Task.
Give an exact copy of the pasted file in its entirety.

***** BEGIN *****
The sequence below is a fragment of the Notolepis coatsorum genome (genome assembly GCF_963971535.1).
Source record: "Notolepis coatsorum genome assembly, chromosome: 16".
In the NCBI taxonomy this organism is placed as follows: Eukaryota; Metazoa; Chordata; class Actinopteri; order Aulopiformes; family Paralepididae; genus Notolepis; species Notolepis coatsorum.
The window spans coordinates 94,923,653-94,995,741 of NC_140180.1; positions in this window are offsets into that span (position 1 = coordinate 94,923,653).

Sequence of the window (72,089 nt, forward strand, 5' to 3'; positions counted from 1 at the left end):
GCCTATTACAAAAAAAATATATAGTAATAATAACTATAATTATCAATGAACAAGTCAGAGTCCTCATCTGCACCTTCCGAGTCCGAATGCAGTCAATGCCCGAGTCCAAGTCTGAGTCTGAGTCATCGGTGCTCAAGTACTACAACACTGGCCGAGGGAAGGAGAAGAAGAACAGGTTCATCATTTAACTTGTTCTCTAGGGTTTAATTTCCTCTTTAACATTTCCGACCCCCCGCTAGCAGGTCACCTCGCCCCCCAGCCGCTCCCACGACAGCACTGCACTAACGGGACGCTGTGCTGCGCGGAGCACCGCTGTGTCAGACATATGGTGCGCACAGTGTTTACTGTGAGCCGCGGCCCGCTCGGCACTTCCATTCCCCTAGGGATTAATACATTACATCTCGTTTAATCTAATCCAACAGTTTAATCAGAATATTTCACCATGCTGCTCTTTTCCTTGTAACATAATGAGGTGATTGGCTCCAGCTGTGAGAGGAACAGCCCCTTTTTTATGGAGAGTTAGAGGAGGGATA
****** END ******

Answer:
The sequence below is a fragment of the Notolepis coatsorum genome (genome assembly GCF_963971535.1).
Source record: "Notolepis coatsorum genome assembly, chromosome: 16".
In the NCBI taxonomy this organism is placed as follows: Eukaryota; Metazoa; Chordata; class Actinopteri; order Aulopiformes; family Paralepididae; genus Notolepis; species Notolepis coatsorum.
The window spans coordinates 94,923,653-94,995,741 of NC_140180.1; positions in this window are offsets into that span (position 1 = coordinate 94,923,653).

Sequence of the window (72,089 nt, forward strand, 5' to 3'; positions counted from 1 at the left end):
GCCTATTACAAAAAAAATATATAGTAATAATAACTATAATTATCAATGAACAAGTCAGAGTCCTCATCTGCACCTTCCGAGTCCGAATGCAGTCAATGCCCGAGTCCAAGTCTGAGTCTGAGTCATCGGTGCTCAAGTACTACAACACTGGCCGAGGGAAGGAGAAGAAGAACAGGTTCATCATTTAACTTGTTCTCTAGGGTTTAATTTCCTCTTTAACATTTCCGACCCCCCGCTAGCAGGTCACCTCGCCCCCCAGCCGCTCCCACGACAGCACTGCACTAACGGGACGCTGTGCTGCGCGGAGCACCGCTGTGTCAGACATATGGTGCGCACAGTGTTTACTGTGAGCCGCGGCCCGCTCGGCACTTCCATTCCCCTAGGGATTAATACATTACATCTCGTTTAATCTAATCCAACAGTTTAATCAGAATATTTCACCATGCTGCTCTTTTCCTTGTAACATAATGAGGTGATTGGCTCCAGCTGTGAGAGGAACAGCCCCTTTTTTATGGAGAGTTAGAGGAGGGATA